What if you decide that you no longer want a program to be in the scratchpad? Simply retrieve it from the scratchpad (mod+minus), and do a mod+shift+space to return it to a tiled window.

Once you have sent several windows to the scratchpad, you can bring them back with a mod+minus; this will bring them back one (and only one) at a time in a cycling sequence based on the order that they were sent to the scratchpad. What that means is, if you have eight windows in the scratchpad, you will have to repeat the mod+minus keystroke until the one you are looking for cycles back around. This can become a little bit of a time waster, and that is where vim like marks come in.

Why are they called vim like marks? Marks in vim allow you to record your current position so that you can return to it later. In i3 marks can be applied to windows that allow you to directly jump to a specific window. In the case of windows that don’t reside in the scratchpad, going to a marked window will switch to the appropriate workspace and focus the marked window. That is cool enough all by itself, but combined with the scratchpad, it gets even better.

I avoided using marks for a while, because I have i3 configured to not draw window decorations (title bars and borders), and I though this meant I couldn’t use marks. I have since found out two things, marks do not have to be drawn on window decorations to use then, and i3 can even be configured to not show marks in window decorations.

So, how do you use marks, and what makes using them so great coupled with the scratchpad? The way I use marks in i3 is by using the i3-input tool to assign a mark to a window that can be used to retrieve that specific window from the scratchpad. This allows me to assign a keystroke to mark a window and another to later go to that marked window whenever I choose. Simply adding the following to your i3 config file will do the trick:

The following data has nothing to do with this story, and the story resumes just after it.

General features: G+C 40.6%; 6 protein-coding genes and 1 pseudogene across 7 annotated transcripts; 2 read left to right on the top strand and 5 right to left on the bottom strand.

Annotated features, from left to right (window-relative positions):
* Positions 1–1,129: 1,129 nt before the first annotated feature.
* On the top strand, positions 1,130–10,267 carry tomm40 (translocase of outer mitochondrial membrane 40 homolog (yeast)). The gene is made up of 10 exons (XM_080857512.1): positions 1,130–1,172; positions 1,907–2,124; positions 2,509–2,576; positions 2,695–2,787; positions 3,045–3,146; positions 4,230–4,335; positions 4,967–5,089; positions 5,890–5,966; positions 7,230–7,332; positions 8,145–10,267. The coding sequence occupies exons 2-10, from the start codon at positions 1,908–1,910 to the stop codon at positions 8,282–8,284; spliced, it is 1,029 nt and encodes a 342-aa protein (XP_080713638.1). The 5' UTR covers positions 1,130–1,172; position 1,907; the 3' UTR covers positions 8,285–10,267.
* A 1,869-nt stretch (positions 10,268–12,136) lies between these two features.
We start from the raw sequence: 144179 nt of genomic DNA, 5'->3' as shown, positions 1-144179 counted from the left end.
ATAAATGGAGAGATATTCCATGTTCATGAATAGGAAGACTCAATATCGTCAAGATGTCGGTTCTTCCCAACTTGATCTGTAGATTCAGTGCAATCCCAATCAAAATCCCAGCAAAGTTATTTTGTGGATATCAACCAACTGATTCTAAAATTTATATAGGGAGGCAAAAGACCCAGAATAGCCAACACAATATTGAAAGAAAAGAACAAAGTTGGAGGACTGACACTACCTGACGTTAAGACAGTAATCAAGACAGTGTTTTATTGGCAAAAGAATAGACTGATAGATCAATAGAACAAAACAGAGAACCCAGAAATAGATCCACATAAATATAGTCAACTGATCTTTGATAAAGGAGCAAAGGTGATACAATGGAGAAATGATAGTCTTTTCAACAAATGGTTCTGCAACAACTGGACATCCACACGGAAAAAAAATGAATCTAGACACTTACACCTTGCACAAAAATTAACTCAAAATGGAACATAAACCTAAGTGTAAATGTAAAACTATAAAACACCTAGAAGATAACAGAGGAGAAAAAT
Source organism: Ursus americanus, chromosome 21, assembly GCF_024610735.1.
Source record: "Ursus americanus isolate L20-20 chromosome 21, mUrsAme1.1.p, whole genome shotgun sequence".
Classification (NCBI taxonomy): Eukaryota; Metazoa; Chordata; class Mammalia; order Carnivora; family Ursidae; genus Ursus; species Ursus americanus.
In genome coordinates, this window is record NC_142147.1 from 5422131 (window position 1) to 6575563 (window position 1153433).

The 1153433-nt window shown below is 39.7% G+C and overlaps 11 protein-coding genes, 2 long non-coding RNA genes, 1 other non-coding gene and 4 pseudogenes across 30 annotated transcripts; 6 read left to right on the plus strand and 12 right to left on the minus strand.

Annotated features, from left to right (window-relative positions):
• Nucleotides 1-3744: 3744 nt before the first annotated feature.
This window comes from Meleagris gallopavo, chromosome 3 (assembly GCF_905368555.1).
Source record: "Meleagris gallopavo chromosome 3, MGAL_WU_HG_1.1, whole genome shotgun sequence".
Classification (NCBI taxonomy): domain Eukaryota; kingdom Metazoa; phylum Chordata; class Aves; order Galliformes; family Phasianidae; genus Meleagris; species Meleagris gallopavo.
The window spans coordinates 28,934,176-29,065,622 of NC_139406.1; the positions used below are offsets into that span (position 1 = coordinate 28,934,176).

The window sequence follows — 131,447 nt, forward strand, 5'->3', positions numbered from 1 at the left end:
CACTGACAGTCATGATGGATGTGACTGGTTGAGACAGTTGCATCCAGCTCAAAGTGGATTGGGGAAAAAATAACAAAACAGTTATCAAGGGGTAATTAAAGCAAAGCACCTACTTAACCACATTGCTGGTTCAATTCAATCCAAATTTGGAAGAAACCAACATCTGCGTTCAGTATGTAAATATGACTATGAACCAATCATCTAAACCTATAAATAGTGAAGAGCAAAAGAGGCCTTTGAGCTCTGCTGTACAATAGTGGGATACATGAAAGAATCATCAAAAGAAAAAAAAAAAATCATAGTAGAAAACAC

# read 1 character and mark the current window with this character
bindsym $mod+m exec i3-input -F 'mark %s' -l 1 -P 'Mark: '

# read 1 character and go to the window with the character
bindsym $mod+g exec i3-input -F '[con_mark="%s"] focus' -l 1 -P 'Goto: '

With this, when I type mod+m the i3-input tool will open a one line terminal to accept input, and I can mark the focused window with a one character mark. Then, I can send that window to the scratchpad with all the other windows that are already there. Later I can just type mod+g and then input the one character mark I assigned, and boom, the marked window is retrieved from the scratchpad. I didn’t have to type mod+minus, 8 times to cycle through the scratchpad windows until I found it.

That’s just the way I use the scratchpad with marks, and that just scratches the surface (see what I did there?). You can configure i3 to move containers and windows to a mark, use marks with a window’s class and title (or named instance like I used in the urxvt example above) to jump to a specific window, and marks can be be replaced removed and even toggled.

Scratching the itch where x marks the spot is something that should never be typed in a blog.